Date of this Version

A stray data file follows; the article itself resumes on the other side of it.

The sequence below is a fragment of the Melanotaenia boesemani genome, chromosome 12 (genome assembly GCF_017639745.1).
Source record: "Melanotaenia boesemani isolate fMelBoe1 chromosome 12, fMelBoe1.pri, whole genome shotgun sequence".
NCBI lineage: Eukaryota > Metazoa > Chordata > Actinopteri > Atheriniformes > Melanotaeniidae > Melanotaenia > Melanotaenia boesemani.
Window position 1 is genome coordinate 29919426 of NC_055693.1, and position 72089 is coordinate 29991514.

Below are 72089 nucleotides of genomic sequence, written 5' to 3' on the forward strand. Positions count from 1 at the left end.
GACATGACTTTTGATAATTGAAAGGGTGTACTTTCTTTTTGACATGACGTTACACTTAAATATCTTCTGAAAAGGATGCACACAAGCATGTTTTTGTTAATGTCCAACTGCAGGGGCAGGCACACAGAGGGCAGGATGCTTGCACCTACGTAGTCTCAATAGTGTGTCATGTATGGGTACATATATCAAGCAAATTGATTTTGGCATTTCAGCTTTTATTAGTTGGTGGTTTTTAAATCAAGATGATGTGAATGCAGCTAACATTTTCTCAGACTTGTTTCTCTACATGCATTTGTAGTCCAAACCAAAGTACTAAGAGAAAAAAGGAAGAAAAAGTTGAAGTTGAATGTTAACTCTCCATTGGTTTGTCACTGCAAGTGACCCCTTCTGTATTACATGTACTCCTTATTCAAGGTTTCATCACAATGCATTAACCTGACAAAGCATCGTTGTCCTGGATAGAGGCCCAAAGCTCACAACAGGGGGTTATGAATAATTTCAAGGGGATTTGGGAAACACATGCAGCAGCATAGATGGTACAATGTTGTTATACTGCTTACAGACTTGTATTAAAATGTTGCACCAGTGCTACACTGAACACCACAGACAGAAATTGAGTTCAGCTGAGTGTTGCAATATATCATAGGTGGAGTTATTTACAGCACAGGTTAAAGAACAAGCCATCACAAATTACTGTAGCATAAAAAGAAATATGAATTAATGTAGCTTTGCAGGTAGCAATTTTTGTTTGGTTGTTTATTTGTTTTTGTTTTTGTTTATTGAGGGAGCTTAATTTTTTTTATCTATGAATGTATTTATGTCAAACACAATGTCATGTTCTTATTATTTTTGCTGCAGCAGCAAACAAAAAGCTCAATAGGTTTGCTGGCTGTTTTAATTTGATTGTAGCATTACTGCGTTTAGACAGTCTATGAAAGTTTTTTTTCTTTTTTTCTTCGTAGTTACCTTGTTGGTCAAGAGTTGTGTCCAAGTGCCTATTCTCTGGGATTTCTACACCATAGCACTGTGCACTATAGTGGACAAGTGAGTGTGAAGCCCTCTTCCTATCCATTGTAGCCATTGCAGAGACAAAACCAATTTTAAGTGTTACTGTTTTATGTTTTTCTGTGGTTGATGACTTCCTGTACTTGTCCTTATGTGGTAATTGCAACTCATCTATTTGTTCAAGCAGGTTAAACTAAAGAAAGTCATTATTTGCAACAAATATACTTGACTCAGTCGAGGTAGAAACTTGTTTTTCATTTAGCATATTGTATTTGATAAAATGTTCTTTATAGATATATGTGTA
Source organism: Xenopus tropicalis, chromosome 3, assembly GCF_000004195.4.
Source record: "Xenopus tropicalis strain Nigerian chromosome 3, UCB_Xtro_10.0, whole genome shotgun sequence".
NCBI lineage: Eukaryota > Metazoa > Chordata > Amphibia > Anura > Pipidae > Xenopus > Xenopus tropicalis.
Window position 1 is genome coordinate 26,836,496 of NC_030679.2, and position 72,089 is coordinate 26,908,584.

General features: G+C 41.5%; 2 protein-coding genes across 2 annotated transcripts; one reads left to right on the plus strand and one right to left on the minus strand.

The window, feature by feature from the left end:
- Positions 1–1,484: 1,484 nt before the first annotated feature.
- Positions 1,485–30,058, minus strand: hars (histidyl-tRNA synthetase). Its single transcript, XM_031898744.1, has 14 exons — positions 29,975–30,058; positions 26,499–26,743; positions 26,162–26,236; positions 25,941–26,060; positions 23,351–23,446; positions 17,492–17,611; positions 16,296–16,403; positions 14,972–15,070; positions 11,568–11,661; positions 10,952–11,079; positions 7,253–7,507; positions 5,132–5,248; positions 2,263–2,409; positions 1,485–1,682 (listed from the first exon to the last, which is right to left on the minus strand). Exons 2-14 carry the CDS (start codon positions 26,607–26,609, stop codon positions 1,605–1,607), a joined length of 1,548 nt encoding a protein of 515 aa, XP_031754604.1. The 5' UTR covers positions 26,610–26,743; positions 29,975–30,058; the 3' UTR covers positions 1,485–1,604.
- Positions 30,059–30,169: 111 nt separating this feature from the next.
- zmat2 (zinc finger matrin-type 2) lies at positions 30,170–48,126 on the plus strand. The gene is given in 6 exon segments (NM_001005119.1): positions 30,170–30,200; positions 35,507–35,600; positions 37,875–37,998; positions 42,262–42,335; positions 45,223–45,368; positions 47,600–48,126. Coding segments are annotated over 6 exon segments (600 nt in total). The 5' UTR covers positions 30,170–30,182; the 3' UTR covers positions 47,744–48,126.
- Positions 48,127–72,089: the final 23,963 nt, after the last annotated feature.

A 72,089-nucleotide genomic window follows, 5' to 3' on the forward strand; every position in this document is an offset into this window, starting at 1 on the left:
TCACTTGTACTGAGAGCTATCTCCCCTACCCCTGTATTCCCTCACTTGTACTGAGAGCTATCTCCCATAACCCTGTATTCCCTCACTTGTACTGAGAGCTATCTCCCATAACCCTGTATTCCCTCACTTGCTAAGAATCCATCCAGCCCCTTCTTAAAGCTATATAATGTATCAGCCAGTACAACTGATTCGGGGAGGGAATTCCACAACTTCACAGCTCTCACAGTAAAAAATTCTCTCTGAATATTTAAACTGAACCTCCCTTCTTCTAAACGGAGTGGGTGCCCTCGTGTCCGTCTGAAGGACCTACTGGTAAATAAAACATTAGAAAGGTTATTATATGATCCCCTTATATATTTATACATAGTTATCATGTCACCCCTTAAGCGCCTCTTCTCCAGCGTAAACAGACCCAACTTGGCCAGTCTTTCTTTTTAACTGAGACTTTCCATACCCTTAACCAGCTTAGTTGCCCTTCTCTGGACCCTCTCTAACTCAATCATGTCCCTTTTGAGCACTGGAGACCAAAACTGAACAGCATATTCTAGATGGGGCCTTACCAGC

That the visual range of at least some birds extends into the ultraviolet region has been known since the early 1970s, when it was first discovered in hummingbirds and pigeons. The ultraviolet region is that energy consisting of light waves shorter than Violet, and thus beyond human perception. Although UV perception has long been recognized to occur in many insects and other invertebrate groups, scientists had doubted that either birds or mammals have this ability. Instead, it was generally assumed that the vertebrate cornea provides a protective block to ultraviolet waves, perhaps because UV energy can do damage to the living cells of the retina. Similarly, melanin in the dead mammalian cells of the skin's surface layer provides such a block for preventing UV light from reaching living cells underneath.